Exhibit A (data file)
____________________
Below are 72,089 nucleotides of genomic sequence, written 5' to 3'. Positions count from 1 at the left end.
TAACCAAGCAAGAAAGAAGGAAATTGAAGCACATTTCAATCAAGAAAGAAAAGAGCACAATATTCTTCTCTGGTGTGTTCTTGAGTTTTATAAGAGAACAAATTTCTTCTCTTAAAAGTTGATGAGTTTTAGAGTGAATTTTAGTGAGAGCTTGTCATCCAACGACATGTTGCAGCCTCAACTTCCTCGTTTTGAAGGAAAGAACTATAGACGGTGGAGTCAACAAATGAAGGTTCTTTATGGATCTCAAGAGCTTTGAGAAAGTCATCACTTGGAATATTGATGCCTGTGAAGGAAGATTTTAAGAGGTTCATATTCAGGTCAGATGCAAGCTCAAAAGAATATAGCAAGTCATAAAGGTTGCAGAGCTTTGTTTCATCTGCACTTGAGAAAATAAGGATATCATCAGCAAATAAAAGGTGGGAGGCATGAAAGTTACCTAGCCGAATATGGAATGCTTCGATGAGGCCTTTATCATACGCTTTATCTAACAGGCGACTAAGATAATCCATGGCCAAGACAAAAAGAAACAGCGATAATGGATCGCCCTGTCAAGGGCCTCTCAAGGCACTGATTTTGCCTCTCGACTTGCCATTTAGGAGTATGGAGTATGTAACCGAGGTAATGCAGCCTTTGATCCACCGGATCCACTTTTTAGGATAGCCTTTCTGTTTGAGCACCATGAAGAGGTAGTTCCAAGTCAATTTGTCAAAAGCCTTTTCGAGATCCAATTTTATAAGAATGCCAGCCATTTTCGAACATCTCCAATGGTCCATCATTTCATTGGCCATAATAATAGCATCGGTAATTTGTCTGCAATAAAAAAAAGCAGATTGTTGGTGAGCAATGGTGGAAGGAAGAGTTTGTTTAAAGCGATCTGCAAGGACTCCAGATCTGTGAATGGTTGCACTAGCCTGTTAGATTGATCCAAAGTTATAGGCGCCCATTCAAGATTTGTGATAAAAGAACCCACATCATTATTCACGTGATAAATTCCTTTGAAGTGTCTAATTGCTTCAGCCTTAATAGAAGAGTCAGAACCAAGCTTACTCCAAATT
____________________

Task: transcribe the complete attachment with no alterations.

Below are 72,089 nucleotides of genomic sequence, written 5' to 3'. Positions count from 1 at the left end.
TAACCAAGCAAGAAAGAAGGAAATTGAAGCACATTTCAATCAAGAAAGAAAAGAGCACAATATTCTTCTCTGGTGTGTTCTTGAGTTTTATAAGAGAACAAATTTCTTCTCTTAAAAGTTGATGAGTTTTAGAGTGAATTTTAGTGAGAGCTTGTCATCCAACGACATGTTGCAGCCTCAACTTCCTCGTTTTGAAGGAAAGAACTATAGACGGTGGAGTCAACAAATGAAGGTTCTTTATGGATCTCAAGAGCTTTGAGAAAGTCATCACTTGGAATATTGATGCCTGTGAAGGAAGATTTTAAGAGGTTCATATTCAGGTCAGATGCAAGCTCAAAAGAATATAGCAAGTCATAAAGGTTGCAGAGCTTTGTTTCATCTGCACTTGAGAAAATAAGGATATCATCAGCAAATAAAAGGTGGGAGGCATGAAAGTTACCTAGCCGAATATGGAATGCTTCGATGAGGCCTTTATCATACGCTTTATCTAACAGGCGACTAAGATAATCCATGGCCAAGACAAAAAGAAACAGCGATAATGGATCGCCCTGTCAAGGGCCTCTCAAGGCACTGATTTTGCCTCTCGACTTGCCATTTAGGAGTATGGAGTATGTAACCGAGGTAATGCAGCCTTTGATCCACCGGATCCACTTTTTAGGATAGCCTTTCTGTTTGAGCACCATGAAGAGGTAGTTCCAAGTCAATTTGTCAAAAGCCTTTTCGAGATCCAATTTTATAAGAATGCCAGCCATTTTCGAACATCTCCAATGGTCCATCATTTCATTGGCCATAATAATAGCATCGGTAATTTGTCTGCAATAAAAAAAAGCAGATTGTTGGTGAGCAATGGTGGAAGGAAGAGTTTGTTTAAAGCGATCTGCAAGGACTCCAGATCTGTGAATGGTTGCACTAGCCTGTTAGATTGATCCAAAGTTATAGGCGCCCATTCAAGATTTGTGATAAAAGAACCCACATCATTATTCACGTGATAAATTCCTTTGAAGTGTCTAATTGCTTCAGCCTTAATAGAAGAGTCAGAACCAAGCTTACTCCAAATT